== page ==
Slack CEO donates to groups who want to 'defund the police'

Slack CEO donates hundreds of thousands of dollars to groups who want to ‘defund the police’ – but has his own security robot force roaming the office hallways to protect workers

  • Slack CEO Stewart Butterfield and his partner, Away CEO Jen Rubio, pledged to donate money to groups like Black Lives Matter 
  • They said they would give $700,000 and another $300,000 in matching donations days after the May 25 death of George Floyd in Minneapolis 
  • Butterfield and Rubio pledged to support groups that support ‘defunding the police’ – even as Slack uses robots to patrol company offices
  • Silicon Valley has pledged hundreds of millions of dollars toward supporting Black Lives Matter and other racial justice groups 

Slack’s top executive has donated to Black Lives Matter and other groups urging federal and local governments to ‘defund the police’, while the company uses a private security system that relies on robots patrolling in its offices.

Stewart Butterfield, the CEO of Slack, and his partner, Away CEO Jen Rubio, pledged earlier this year to give $700,000 and an additional $300,000 in matching donations to ten different organizations, including Black Lives Matter.

While those organizations are demanding that budgets set aside for police departments be reduced, Slack is using a security system designed by Cobalt Robotics to keep its office space safe.

The Cobalt system was first used by the San Francisco-based office chat company in 2018. The hallways of the company were patrolled overnight by two robots, nicknamed Salt and Peppa.

Stewart Butterfield, the CEO of Slack, and his partner, Away CEO Jen Rubio pledged hundreds of thousands of dollars in support of Black Lives Matter and other racial justice groups. Butterfield is seen above in San Francisco in November 2019

But while Butterfield is backing groups that want to cut funds to police, his company is using robotic security firm Cobalt to patrol the hallways in its offices. A Cobalt security robot is seen in the above file photo

Butterfield announced the donations days after the police-involved death of George Floyd in Minneapolis

Since protests erupted nationwide in recent months, there have been growing calls among activists to defund the police. A Black Lives Matter rally in Rochester, New  York, is pictured above on Saturday

Last year, the system was expanded.

Cobalt works by having robots patrol the hallways after normal business hours.

If the robot notices anything suspicious, like a flickering light or someone who seems out of place, the robot’s video screen beams images back to a human ‘driver’ at a remote location who would then assess the situation.

‘When Cobalt detects anything that needs escalation or further review – from an unauthorized visitor to CO emissions to a water leak – it triggers a real-time alert in a designated Slack channel… If the event requires further discussion or action, companies can create new temporary channels in a workspace from the alert,’ according to a Cobalt news release from last year.

After an alert is created, ‘onsite security personnel can use the new channel to collaborate with each other and with the Cobalt Specialist Command Center to determine courses of action, including potential new patrol paths or public announcements and broadcasts through the robot.’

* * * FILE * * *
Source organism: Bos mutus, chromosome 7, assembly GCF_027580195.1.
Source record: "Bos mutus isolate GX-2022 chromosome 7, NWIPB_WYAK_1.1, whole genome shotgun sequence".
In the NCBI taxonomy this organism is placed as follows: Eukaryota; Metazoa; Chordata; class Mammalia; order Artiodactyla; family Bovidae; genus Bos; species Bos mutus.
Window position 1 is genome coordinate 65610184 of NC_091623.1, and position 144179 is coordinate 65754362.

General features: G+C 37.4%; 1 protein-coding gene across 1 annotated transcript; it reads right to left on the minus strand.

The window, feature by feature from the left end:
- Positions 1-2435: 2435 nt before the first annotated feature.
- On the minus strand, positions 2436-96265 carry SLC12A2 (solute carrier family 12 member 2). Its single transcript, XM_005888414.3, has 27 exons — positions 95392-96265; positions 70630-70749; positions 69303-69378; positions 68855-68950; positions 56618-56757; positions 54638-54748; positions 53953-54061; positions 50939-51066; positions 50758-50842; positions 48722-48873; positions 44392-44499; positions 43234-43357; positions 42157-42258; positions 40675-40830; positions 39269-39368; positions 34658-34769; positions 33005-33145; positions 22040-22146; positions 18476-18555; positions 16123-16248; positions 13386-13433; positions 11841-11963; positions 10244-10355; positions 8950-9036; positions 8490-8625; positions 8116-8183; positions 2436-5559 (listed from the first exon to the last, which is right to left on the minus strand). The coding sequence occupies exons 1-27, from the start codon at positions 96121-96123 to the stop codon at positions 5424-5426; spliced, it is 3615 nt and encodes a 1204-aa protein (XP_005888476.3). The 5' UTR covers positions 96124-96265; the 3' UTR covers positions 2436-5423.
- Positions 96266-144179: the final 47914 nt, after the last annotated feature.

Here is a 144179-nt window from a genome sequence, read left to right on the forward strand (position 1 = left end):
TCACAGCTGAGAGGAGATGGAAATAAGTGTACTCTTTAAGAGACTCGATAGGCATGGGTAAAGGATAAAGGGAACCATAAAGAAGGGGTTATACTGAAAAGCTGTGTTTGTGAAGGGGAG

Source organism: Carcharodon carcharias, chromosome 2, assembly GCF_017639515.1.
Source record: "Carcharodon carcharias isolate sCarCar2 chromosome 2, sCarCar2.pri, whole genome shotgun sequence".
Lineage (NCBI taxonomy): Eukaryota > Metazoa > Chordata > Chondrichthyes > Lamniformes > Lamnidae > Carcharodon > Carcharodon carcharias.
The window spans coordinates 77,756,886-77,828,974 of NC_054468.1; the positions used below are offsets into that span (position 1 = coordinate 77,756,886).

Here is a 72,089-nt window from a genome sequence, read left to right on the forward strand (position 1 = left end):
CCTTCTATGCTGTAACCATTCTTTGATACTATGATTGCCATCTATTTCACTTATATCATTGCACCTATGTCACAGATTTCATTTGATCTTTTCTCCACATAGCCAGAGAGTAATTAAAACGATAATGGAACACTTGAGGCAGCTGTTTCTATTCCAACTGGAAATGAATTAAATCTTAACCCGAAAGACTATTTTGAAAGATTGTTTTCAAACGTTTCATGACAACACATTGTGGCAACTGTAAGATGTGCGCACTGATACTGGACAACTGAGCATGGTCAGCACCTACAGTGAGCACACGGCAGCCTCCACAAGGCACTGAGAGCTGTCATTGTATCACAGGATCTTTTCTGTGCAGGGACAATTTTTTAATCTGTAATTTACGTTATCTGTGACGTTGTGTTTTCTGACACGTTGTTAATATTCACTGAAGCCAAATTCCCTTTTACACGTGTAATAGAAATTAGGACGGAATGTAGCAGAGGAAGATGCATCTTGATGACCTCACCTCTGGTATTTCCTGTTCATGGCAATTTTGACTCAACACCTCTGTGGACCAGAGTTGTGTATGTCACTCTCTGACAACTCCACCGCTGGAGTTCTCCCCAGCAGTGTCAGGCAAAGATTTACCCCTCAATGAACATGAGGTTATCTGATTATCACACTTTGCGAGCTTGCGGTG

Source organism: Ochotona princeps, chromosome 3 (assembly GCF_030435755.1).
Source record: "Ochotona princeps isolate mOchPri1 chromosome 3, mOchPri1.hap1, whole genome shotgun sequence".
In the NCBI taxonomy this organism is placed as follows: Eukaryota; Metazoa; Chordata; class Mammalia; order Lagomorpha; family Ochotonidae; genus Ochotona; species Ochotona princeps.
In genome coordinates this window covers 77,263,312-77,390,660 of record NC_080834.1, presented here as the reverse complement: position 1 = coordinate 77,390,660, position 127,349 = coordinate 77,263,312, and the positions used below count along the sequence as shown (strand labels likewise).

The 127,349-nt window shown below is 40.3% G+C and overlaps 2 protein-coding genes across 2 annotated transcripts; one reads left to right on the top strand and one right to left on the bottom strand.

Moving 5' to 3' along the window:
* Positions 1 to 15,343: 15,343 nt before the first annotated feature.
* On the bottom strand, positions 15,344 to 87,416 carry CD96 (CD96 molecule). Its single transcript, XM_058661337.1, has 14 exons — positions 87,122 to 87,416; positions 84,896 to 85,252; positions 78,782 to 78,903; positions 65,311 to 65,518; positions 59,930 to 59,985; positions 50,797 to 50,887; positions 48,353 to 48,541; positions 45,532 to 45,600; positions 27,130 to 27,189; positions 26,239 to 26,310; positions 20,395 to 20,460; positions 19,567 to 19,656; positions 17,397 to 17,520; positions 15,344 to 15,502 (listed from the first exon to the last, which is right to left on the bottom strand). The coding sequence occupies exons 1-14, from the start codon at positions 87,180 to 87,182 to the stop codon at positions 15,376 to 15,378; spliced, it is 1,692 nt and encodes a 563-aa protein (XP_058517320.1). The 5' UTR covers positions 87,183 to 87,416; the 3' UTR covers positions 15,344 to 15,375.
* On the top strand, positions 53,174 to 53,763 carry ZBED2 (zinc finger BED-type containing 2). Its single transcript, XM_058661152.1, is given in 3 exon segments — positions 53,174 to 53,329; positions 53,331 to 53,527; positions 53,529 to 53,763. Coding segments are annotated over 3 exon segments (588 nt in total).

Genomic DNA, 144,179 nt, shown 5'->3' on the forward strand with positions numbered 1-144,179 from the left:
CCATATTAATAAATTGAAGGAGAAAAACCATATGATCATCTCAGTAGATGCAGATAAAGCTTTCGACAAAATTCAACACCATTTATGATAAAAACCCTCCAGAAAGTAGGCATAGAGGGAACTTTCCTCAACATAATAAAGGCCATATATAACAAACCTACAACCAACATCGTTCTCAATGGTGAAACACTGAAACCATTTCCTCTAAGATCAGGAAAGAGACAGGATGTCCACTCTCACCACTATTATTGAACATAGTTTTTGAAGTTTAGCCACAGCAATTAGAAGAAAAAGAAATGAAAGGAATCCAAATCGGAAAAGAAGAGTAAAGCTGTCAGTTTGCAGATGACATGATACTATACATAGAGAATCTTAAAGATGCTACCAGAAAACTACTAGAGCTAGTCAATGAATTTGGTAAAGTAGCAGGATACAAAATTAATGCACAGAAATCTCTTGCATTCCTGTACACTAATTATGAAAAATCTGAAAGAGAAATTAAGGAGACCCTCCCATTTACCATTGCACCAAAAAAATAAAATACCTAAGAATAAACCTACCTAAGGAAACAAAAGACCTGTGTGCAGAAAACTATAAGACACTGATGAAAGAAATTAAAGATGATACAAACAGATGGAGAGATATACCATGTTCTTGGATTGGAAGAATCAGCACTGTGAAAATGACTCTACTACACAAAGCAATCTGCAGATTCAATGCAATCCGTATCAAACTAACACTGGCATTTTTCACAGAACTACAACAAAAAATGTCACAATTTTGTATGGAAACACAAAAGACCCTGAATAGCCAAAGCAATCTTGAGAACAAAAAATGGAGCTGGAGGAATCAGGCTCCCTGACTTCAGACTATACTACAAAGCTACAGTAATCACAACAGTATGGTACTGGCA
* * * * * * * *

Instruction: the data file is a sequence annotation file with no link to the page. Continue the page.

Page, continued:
Butterfield and Rubio announced their donations in the days following the May 25 police-involved death of George Floyd in Minneapolis.

A Minneapolis police officer was filmed pressing his knee into Floyd’s neck as the 46-year-old black man lay helplessly on the pavement, where he was pinned down by three other cops.

Floyd’s death sparked massive unrest nationwide as protesters demanded that elected officials slash police budgets.

Black Lives Matter has publicly come out in support of defunding the police, though it is unclear if that means slashing police budgets or doing away with police altogether.

Tech companies have pledged to donate hundreds of millions of dollars to Black Lives Matter and other groups that seek to address racial injustice.

Cobalt works by having robots patrol the hallways after normal business hours. If the robot notices anything suspicious, like a flickering light or someone who seems out of place, the robot’s video screen beams images back to a human ‘driver’ at a remote location who would then assess the situation

A Cobalt Robotics security robot is seen above in action in the above file photo

While activists and protesters have demanded that police departments be defunded, other community advocates believe minorities will suffer since there will be fewer cops on the streets to maintain public safety.

Civil rights activist Rev Al Sharpton says defunding the New York Police Department is something a ‘latte Liberal’ in the Hamptons might support but that proper policing on the ground is necessary. 

Sharpton made the comments during an appearance on MSNBC’s Morning Joe on Tuesday amid a wave of rising crime in New York City and a gun violence filled Labor Day weekend. 

He pushed back at recent calls to defund the NYPD and other police departments across the country, saying that policing needed to be re-imagined instead. 

‘To take all policing off is something I think a latte liberal may go for as they sit around the Hamptons discussing this as some academic problem,’ he said. 

‘People living on the ground need proper policing. 

‘Yes, we need more resources in different areas like mental health but we do not need our grandmothers (to be) prey to those that are being the users of products of the big gun manufacturers in this country.’    

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